Arthur Bird, senior vice president of Europe at TSC, which specialises in loyalty based applications, says: "A lot comes down to design, but I do believe there is a strong case for extending the analytic capabilities of existing data warehouses. These need to do a lot more than at present as many service organisations know little about their customers."
Bill Crothers, lead UK and European partner with Andersen Consulting?s CRM group adds: "It?s important that customers take a holistic view and that will include looking at their warehouse tools."
In the EPM space, vendors such as Peoplesoft and Oracle have said they intend to provide applications that build on the ?balanced scorecard? approach recommended by Kaplan and Norton.
But, while Pendse agrees this is a fruitful area for growth, he does not see that there is sufficient differentiation between the various analytic applications and expects added value to come from the consulting community.
"They?ve all read the same book, they all do much the same thing. I can?t see mileage in this from a vendor perspective," he says.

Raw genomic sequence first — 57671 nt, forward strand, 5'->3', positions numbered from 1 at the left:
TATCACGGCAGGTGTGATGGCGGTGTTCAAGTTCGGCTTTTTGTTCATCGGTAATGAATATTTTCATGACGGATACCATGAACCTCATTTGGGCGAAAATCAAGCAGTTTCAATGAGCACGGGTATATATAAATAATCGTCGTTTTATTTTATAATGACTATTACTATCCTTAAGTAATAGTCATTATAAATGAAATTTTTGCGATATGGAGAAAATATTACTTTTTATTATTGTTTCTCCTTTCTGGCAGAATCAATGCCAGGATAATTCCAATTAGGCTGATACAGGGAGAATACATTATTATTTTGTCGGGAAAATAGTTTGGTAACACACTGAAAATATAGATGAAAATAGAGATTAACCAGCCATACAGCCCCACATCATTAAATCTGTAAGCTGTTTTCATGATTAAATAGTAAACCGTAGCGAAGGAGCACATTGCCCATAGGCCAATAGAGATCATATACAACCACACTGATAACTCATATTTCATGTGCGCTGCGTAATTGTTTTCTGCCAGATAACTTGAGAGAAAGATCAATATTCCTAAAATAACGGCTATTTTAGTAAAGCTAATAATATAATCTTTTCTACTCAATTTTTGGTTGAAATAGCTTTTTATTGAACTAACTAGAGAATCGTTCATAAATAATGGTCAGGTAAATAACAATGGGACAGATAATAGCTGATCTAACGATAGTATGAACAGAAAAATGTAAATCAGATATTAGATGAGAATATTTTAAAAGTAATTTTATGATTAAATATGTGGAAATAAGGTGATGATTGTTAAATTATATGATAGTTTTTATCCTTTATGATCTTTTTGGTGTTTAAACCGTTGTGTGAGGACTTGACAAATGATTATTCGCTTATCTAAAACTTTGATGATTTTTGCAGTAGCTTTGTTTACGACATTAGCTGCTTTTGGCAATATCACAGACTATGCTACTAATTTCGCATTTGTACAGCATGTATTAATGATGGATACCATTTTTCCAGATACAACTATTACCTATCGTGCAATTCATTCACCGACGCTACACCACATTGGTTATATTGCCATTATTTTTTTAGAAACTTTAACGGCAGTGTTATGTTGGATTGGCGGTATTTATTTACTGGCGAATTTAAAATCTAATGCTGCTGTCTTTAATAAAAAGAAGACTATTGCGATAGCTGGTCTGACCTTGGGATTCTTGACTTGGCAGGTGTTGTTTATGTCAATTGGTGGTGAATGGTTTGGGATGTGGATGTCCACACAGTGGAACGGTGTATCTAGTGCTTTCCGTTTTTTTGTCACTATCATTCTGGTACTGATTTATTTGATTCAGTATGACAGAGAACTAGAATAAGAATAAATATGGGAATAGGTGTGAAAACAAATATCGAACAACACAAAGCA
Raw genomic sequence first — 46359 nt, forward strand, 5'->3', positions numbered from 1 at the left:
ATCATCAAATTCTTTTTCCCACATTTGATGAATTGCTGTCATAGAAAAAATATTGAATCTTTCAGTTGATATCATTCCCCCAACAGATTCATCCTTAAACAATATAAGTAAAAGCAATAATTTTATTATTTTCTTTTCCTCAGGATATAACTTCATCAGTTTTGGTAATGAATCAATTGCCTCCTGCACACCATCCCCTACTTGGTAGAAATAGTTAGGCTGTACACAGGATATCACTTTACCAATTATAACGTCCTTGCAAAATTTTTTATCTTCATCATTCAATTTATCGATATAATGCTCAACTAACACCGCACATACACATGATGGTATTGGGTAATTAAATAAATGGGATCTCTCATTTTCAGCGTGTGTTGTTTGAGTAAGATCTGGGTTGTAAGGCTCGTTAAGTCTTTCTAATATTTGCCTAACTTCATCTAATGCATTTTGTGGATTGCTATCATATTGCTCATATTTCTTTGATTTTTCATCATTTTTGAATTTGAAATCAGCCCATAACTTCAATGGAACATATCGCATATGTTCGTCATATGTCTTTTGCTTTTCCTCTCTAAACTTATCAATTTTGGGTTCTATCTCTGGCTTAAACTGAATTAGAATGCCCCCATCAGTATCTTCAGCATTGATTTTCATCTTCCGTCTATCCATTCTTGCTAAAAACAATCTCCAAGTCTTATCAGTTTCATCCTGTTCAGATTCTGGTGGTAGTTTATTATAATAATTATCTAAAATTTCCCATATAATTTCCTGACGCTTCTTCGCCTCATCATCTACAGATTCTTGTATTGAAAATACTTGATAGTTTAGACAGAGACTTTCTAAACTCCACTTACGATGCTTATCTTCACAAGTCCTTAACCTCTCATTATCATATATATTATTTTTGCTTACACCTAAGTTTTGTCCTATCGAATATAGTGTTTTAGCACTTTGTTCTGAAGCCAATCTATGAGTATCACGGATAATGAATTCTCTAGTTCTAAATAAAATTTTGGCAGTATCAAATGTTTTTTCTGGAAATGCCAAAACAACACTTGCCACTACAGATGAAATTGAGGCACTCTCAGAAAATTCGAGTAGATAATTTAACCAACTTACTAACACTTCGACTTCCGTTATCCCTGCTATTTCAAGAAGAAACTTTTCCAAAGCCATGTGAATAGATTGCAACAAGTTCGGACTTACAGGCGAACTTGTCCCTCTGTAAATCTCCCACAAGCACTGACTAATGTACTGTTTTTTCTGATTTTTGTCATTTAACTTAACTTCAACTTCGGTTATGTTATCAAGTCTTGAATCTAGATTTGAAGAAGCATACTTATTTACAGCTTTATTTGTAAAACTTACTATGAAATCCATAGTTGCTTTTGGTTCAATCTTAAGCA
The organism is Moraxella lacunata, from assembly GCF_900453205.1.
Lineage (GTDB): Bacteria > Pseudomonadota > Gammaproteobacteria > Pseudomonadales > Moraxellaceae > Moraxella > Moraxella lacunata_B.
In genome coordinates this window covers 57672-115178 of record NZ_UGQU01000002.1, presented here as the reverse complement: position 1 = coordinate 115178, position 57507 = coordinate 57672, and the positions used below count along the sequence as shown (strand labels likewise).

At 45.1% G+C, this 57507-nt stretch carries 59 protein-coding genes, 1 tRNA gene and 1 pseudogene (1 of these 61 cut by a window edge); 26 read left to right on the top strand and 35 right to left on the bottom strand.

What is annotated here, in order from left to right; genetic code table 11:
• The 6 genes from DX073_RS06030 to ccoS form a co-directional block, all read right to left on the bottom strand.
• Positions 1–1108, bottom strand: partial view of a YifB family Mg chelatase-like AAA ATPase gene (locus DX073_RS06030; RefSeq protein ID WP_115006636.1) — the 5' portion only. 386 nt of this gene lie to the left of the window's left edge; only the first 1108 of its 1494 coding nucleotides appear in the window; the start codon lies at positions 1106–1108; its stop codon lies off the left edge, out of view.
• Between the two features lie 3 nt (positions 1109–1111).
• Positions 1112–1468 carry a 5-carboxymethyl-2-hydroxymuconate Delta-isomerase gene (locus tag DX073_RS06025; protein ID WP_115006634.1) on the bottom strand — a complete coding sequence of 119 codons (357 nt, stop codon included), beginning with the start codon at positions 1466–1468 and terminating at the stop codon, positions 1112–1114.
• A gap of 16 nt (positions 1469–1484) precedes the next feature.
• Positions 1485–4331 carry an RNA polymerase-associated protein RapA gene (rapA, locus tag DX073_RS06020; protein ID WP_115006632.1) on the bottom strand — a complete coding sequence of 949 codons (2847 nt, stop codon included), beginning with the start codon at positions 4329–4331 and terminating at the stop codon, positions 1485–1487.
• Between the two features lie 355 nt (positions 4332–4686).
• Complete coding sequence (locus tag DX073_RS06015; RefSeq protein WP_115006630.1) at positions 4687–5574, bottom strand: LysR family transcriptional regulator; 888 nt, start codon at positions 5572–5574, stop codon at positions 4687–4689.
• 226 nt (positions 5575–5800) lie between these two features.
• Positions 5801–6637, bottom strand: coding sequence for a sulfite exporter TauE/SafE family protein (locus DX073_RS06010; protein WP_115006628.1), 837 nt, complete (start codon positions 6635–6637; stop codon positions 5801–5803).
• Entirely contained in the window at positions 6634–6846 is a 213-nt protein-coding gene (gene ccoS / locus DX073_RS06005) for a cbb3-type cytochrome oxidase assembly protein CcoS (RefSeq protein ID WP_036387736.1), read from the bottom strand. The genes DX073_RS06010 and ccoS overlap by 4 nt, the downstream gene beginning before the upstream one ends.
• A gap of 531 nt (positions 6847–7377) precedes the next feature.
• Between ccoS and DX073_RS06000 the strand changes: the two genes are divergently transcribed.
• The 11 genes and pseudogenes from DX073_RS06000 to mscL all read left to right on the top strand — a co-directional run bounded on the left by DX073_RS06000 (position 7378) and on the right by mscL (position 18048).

And Pendse also believes that customers still do not know how to shortlist products correctly. "I am consistently amazed at the bizarre shortlists that line up a jumbo jet against a moped and a Ferrari," he says.
Too often there is a disconnect between what the business needs and what IT understands, he explains. "IT is finding it difficult to understand that underneath the marketing, there is a great deal of technical difference between the products," he says.
Pendse also warns that adding a Web interface to an application does not change its architecture and customers needing good scalability should evaluate what is on offer very carefully.
While it is clear that the Olap and business intelligence markets are undergoing upheaval, it is far from clear whether current market leaders will retain their positions.
The vendors have all put product strategies in place to enable them to focus on the application needs of the buying community, but whether this will be enough to adjust to the demands of a commoditised market remains to be seen.